OCD and Technology: Disconnection, Impossible

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True relaxation is hard to come by for someone with OCD. Looking back at my life, I’d almost say that—at least for myself—it has been impossible to come by. I define “true” relaxation as a state of mind that is disconnected completely, albeit temporarily, from the anxieties of real life—a state of completely not feeling them, ignoring them, having no sense of them. I cannot do that. My brain cannot do that, I should say.

I can go anywhere (and trust me I’ve tried—I’ve been in the deepest “nowheres” in the United States) and at best the remnants of the tentacles of thinking of every eventuality of decisions linger. I am lucky in that sometimes I can turn off the worry about surface level stuff—is the stove off, was the door really locked1, and so on. Even that is not a given: I once called my sister from Las Vegas to make sure the sump pump was not flooding the house2 because I saw rain was occurring around my home, and if I were there I would be checking the sump pump every few hours, as I always did when it rained.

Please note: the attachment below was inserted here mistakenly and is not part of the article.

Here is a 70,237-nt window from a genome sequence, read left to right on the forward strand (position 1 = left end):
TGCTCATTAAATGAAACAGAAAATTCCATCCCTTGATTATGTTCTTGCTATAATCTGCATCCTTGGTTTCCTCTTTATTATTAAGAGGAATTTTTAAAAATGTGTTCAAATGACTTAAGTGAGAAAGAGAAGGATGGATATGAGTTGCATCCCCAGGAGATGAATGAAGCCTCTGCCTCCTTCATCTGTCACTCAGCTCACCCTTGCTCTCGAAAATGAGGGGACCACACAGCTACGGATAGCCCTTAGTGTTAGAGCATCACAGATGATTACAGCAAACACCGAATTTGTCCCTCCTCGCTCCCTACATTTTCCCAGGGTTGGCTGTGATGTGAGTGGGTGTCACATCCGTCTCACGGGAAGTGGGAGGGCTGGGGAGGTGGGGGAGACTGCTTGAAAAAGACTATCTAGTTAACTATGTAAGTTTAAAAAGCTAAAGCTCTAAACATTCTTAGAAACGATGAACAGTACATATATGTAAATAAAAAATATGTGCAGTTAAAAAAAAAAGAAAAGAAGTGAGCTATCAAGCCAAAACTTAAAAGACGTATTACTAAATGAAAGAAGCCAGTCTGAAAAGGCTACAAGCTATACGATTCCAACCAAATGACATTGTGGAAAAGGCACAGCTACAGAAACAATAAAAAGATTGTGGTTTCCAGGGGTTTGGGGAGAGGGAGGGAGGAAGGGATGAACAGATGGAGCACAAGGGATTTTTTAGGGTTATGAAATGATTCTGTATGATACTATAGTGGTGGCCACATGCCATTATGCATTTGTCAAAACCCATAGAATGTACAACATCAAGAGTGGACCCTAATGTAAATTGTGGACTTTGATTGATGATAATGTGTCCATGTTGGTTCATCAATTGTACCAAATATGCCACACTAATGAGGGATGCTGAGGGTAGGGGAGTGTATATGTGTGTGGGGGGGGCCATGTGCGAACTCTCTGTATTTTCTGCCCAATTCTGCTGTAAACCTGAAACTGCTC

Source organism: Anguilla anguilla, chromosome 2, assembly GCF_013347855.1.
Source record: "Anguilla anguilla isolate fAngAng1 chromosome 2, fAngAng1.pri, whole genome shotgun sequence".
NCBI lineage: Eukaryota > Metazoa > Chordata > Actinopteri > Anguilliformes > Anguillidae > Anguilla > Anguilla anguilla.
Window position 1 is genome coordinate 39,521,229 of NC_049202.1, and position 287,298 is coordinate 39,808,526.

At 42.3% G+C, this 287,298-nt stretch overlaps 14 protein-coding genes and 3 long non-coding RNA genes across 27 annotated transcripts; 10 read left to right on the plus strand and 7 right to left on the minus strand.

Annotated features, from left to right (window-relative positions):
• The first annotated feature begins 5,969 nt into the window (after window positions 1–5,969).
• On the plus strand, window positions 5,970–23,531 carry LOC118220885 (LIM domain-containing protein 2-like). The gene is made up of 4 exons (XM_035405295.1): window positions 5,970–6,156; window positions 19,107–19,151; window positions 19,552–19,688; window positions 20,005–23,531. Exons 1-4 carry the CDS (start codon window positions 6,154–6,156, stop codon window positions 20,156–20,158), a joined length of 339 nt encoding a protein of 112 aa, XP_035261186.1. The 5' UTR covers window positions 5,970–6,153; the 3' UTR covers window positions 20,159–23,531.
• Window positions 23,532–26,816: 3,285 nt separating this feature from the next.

No better place can all of the above be observed with me than the universe of technology. Not helping matters is the fact that my career is high tech—I program computers, manage servers, you name it. And as a small-business tech entrepreneur, I am often solely responsible for such.

On of the cliché methods of finding relaxation you’ll read on clickbait sites or in cheesy magazines is to “disconnect yourself from technology, turn off your phone and internet-enabled devices!” Indeed I should. Indeed I can’t.

First, I’ll step back from my somewhat offensive words about said advice and the media that conveys said advice. It is true, if one disconnects from text messages, instant messages, emails, and other things that ping them constantly from their stress-filled real life—relaxation can be found. For some. But I am different, I am obsessive in my thinking and compulsive in my actions based on that thinking. If my phone is off, I can only think of what I am missing, who I am bothering by being away, and I spiral down into worst cases of computers going down, clients now in the process of firing me, and worse.